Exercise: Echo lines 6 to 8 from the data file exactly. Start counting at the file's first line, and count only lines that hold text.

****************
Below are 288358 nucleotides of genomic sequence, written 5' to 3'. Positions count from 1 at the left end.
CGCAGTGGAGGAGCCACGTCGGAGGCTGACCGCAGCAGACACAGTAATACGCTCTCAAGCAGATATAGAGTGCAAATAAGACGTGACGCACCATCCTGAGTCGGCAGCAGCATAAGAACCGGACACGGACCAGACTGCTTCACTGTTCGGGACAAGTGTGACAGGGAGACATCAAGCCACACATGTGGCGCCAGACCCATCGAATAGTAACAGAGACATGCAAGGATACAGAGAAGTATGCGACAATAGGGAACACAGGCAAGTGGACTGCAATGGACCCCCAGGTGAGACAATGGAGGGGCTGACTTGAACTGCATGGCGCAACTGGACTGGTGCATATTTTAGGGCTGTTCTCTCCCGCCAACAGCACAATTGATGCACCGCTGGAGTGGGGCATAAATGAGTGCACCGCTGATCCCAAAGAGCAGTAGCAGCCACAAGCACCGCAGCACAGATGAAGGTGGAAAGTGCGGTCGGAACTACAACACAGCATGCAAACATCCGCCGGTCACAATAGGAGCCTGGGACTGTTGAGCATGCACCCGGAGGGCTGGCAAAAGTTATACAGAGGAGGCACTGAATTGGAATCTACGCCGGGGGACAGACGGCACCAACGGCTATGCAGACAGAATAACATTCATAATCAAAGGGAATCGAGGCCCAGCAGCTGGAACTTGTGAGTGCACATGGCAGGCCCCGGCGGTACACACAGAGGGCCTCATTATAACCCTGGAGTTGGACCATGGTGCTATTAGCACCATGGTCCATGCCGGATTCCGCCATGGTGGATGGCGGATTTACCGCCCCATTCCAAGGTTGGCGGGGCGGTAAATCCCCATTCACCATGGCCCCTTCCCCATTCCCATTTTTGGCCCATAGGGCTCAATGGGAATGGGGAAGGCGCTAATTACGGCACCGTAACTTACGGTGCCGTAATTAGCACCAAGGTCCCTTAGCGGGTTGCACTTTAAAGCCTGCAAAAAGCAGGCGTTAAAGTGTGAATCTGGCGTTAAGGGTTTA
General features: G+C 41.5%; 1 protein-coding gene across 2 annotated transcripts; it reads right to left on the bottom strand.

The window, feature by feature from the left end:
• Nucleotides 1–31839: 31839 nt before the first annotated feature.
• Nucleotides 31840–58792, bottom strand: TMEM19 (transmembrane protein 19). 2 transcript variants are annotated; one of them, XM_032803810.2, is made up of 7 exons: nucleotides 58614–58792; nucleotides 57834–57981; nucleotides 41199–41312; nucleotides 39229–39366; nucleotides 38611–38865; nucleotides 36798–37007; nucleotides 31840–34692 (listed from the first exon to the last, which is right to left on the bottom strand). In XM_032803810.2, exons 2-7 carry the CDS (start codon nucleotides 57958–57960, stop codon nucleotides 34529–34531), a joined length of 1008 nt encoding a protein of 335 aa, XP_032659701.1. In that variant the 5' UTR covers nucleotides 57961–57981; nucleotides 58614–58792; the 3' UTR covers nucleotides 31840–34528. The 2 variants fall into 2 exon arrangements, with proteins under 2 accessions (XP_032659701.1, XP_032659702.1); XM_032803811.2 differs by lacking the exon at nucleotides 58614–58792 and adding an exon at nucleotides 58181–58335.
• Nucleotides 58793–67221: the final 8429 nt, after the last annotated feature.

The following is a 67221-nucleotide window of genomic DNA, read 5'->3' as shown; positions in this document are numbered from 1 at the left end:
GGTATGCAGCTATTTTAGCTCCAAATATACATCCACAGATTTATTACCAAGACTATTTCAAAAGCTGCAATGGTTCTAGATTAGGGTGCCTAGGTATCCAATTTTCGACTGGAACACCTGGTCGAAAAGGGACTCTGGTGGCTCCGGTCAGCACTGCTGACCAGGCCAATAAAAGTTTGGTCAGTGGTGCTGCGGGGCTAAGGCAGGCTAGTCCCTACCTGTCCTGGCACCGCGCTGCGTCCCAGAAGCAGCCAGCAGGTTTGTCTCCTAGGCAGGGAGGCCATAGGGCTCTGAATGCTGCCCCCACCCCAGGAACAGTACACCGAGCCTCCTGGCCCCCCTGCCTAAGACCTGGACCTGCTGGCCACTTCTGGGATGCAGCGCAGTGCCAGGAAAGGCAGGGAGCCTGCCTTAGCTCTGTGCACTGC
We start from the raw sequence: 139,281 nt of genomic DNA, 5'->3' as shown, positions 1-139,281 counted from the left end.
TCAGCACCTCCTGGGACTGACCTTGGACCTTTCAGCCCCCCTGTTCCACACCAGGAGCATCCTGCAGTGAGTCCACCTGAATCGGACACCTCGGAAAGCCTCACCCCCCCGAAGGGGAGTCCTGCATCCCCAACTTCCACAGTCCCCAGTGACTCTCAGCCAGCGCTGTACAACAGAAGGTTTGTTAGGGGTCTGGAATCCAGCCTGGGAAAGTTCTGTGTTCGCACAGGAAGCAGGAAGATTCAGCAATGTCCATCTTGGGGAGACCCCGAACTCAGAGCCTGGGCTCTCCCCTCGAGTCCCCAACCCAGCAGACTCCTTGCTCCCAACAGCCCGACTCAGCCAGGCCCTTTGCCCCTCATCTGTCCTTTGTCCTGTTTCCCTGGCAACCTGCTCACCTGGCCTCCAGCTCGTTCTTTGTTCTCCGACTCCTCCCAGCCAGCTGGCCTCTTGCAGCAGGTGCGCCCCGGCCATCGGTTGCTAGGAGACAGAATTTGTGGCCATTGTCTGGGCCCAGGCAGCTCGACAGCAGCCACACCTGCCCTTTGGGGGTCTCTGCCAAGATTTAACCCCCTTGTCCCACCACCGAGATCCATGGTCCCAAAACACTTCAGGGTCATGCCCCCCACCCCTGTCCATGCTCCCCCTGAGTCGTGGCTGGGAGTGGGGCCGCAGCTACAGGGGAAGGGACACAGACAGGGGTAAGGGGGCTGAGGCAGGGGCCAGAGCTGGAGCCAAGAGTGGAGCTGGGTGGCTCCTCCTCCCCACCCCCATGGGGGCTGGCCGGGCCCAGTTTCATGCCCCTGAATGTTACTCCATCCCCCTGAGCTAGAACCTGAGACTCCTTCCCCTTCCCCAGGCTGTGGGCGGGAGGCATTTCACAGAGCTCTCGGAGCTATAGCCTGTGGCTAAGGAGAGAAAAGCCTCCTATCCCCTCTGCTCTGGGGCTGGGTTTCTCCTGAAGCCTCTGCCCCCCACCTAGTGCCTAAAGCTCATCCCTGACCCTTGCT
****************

• Nucleotides 31840–58792, bottom strand: TMEM19 (transmembrane protein 19). 2 transcript variants are annotated; one of them, XM_032803810.2, is made up of 7 exons: nucleotides 58614–58792; nucleotides 57834–57981; nucleotides 41199–41312; nucleotides 39229–39366; nucleotides 38611–38865; nucleotides 36798–37007; nucleotides 31840–34692 (listed from the first exon to the last, which is right to left on the bottom strand). In XM_032803810.2, exons 2-7 carry the CDS (start codon nucleotides 57958–57960, stop codon nucleotides 34529–34531), a joined length of 1008 nt encoding a protein of 335 aa, XP_032659701.1. In that variant the 5' UTR covers nucleotides 57961–57981; nucleotides 58614–58792; the 3' UTR covers nucleotides 31840–34528. The 2 variants fall into 2 exon arrangements, with proteins under 2 accessions (XP_032659701.1, XP_032659702.1); XM_032803811.2 differs by lacking the exon at nucleotides 58614–58792 and adding an exon at nucleotides 58181–58335.
• Nucleotides 58793–67221: the final 8429 nt, after the last annotated feature.

The following is a 67221-nucleotide window of genomic DNA, read 5'->3' as shown; positions in this document are numbered from 1 at the left end: